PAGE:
THE OBAMA administration estimates that the selective spending freeze it will propose next week would save $10 billion to $15 billion in fiscal 2011, which begins Oct. 1. By comparison, just the interest on its debt will cost the government $207 billion in the same year and, at current trends, more than $723 billion per year 10 years from now, the Congressional Budget Office reported Tuesday.
This daunting prospect is not a reason to sneer at the proposed freeze. Small gestures are better than no gestures when it comes to fiscal discipline, and the administration approach has some positive aspects. The president is right to exempt foreign aid and defense spending from his freeze, and he's right to cut selectively rather than treat every program equally.
But it would be a mistake to give too much credit for this latest gesture, which exempts most of the budget, including entitlement programs such as Medicare. The savings will be considerably less than the expense of the next "jobs" or "stimulus" bill, which in the Senate is weighing in at $80 billion and in the House at $156 billion. The savings would be at least partly outweighed by the ongoing cost of the "middle-class tax credits" the administration announced Monday. Moreover, the administration hasn't said which programs it intends to cut to save room for growth in its favored areas; Congress may have other ideas.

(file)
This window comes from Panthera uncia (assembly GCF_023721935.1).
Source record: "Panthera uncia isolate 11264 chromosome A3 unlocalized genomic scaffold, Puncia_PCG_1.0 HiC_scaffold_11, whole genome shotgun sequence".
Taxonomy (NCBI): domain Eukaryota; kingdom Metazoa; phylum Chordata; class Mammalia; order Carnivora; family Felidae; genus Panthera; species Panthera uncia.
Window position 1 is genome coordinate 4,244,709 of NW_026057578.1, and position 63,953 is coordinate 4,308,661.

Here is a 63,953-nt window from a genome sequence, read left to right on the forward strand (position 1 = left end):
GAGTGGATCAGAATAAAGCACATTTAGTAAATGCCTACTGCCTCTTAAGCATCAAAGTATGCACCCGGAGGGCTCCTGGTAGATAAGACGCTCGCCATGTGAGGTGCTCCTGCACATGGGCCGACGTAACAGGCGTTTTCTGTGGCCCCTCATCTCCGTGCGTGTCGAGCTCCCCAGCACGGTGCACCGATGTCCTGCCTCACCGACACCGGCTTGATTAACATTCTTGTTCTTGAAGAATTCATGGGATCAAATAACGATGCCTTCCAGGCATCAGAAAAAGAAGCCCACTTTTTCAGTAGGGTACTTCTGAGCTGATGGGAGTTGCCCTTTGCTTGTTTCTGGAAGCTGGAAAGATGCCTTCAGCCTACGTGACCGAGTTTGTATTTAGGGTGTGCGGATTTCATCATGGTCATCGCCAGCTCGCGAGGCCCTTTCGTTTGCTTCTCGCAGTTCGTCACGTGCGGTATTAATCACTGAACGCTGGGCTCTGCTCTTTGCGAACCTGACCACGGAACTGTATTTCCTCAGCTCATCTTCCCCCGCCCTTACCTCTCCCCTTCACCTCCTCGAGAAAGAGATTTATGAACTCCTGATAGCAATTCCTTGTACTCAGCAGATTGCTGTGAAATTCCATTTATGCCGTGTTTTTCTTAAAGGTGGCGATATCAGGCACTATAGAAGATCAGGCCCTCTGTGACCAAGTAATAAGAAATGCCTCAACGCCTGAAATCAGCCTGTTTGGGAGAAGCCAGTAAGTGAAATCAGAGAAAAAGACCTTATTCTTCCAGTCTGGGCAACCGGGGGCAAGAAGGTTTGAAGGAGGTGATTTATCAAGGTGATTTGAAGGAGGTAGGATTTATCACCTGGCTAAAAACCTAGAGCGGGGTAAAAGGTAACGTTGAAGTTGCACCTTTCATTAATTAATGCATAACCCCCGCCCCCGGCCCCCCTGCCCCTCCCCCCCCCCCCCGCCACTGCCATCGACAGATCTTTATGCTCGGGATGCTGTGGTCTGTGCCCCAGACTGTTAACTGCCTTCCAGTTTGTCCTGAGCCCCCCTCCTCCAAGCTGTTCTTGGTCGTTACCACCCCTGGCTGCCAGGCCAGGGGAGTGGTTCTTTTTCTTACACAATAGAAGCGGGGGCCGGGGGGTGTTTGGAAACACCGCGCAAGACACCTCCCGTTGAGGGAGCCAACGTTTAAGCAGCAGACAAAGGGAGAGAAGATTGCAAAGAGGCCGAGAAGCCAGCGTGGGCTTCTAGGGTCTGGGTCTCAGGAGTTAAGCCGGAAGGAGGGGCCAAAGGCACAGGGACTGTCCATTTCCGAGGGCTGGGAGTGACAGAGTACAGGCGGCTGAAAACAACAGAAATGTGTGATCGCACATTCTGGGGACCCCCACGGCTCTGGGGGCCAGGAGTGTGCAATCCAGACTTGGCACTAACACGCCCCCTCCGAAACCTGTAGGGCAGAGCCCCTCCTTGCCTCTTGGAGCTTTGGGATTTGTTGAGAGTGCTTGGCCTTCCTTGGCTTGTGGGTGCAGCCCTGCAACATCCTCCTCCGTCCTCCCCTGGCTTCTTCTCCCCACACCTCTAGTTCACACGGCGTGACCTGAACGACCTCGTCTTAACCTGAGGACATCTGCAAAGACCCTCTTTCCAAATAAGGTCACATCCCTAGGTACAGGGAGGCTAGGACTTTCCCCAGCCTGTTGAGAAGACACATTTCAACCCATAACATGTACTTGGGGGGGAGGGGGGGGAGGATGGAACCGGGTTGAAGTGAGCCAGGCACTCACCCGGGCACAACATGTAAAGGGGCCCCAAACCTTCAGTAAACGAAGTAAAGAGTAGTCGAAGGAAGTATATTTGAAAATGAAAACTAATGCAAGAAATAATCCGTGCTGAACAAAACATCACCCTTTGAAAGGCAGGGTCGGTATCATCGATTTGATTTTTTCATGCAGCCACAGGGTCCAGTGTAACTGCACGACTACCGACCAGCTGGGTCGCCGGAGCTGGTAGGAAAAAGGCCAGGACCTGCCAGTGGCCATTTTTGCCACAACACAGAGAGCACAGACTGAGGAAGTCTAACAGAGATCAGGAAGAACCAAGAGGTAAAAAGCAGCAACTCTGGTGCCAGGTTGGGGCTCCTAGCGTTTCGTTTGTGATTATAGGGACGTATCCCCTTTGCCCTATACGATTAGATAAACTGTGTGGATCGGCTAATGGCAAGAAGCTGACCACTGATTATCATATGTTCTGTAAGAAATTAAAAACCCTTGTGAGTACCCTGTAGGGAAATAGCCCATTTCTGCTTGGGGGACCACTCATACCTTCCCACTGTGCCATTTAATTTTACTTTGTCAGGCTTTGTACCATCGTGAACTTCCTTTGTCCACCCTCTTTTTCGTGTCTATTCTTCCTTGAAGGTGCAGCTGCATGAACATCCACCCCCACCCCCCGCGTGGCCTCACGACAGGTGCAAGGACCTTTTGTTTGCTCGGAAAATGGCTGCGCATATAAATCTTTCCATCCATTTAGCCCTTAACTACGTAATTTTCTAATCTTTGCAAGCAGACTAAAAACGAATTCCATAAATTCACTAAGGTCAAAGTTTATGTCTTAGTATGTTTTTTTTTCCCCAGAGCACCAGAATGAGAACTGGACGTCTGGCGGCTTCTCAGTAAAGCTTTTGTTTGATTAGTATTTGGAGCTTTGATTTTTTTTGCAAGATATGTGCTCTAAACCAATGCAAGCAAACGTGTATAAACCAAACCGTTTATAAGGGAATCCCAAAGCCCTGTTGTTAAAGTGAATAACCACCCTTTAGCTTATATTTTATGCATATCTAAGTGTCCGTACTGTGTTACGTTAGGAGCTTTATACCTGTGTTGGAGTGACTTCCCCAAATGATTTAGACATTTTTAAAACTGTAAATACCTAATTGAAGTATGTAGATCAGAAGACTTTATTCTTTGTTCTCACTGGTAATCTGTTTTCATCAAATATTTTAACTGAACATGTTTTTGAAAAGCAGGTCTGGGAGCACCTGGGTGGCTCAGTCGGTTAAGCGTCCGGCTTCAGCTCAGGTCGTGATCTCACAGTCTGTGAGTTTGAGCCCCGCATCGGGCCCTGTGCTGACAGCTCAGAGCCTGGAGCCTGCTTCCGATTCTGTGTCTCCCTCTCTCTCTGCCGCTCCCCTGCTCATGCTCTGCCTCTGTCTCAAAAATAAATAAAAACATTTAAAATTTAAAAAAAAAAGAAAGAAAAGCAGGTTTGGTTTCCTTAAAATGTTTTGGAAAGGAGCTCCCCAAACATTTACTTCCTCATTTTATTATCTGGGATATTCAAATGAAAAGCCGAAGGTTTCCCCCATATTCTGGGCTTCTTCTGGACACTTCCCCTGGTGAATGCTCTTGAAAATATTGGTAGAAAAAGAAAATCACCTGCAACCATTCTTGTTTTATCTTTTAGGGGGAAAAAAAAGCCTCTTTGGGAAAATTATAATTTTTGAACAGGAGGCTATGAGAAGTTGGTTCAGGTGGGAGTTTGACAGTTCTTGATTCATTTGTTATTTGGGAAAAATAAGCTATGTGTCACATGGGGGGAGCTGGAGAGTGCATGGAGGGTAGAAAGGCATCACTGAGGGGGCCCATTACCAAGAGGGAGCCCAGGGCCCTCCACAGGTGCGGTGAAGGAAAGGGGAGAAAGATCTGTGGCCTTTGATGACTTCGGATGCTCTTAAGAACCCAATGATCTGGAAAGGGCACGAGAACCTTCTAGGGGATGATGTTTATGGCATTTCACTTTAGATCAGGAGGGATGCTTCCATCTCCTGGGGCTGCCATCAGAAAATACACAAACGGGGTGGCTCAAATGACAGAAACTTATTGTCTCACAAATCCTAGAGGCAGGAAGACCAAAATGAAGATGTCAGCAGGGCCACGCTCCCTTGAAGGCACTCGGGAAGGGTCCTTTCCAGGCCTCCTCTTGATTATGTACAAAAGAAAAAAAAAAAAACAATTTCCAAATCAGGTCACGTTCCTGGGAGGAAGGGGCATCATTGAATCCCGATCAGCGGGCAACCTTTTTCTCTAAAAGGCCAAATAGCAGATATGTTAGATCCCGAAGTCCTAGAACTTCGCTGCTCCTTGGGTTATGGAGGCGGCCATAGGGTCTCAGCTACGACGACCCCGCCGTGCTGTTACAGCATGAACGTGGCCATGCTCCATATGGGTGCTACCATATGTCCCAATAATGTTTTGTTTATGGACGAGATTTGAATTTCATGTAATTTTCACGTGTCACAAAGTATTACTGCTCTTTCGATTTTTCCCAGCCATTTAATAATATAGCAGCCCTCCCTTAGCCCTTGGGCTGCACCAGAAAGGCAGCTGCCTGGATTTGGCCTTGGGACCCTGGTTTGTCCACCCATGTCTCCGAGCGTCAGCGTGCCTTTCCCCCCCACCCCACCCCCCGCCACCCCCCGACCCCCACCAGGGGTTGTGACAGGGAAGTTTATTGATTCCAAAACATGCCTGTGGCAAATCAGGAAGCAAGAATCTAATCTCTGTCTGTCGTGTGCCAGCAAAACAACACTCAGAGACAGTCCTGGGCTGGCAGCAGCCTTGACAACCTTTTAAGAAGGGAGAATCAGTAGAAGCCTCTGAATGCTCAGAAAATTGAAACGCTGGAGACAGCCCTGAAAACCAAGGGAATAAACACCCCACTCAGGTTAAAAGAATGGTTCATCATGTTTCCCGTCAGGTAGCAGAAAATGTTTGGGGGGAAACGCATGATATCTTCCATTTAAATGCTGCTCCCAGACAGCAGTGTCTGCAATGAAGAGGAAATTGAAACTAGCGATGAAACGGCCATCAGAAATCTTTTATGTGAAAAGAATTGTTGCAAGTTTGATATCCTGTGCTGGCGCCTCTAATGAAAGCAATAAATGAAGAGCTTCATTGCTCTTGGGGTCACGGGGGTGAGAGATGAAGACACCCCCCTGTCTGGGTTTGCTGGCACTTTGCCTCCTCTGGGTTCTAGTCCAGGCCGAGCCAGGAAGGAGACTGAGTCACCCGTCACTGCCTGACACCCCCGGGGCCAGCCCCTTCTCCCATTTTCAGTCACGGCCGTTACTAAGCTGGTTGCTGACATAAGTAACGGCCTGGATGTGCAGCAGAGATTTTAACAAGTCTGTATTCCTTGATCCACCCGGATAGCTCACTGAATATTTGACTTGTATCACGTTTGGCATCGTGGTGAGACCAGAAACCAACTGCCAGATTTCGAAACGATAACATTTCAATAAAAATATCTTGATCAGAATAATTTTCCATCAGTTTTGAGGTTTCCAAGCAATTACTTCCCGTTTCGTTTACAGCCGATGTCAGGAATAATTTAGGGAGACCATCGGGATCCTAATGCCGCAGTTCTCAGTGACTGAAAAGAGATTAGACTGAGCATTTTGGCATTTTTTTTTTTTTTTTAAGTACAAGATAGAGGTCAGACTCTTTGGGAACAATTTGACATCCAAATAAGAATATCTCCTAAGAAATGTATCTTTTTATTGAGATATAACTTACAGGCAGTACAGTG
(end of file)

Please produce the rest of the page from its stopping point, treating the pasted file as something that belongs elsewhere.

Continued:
All this explains why more radical action is needed -- and why the most consequential action Tuesday was in the Senate, which failed to muster the needed 60 votes to create a budget commission with teeth. Sens. Kent Conrad (D-N.D.) and Judd Gregg (R-N.H.) had proposed creating a bipartisan commission that would consider both spending and revenue and produce a package of reforms intended to put the nation on a more sustainable path. Congress would have been able to accept or reject, but not amend, the package; sadly, this may be the only politically viable approach to budget sanity.
Still, it's encouraging that 53 senators supported the Conrad-Gregg proposal. President Obama, who belatedly endorsed it on Saturday, is likely to create a similar commission by executive order. It's not as good, but it has a chance to work on two conditions: if Senate Majority Leader Harry M. Reid and House Speaker Nancy Pelosi guarantee that its product will receive fair consideration in their chambers, and if Republicans and Democrats alike appoint to the panel members who will negotiate in good faith.
There is a danger, though, that such a commission will provide "great political cover," as Mr. Gregg told us Tuesday, for inaction. So even if there is a panel, the administration must present its own plan for deficit reduction. As the CBO said Tuesday, "Beyond the 10-year projection period, growth of spending for Medicare, Medicaid, and Social Security will speed up from its already rapid rate. To keep federal deficits and debt from reaching levels that would substantially harm the economy, lawmakers would have to significantly increase revenues, decrease projected spending or enact some combination of the two."
Lawmakers and presidents don't like to increase revenue or decrease spending. But the alternative is cascading debt, declining standards of living and an end to American leadership in the world.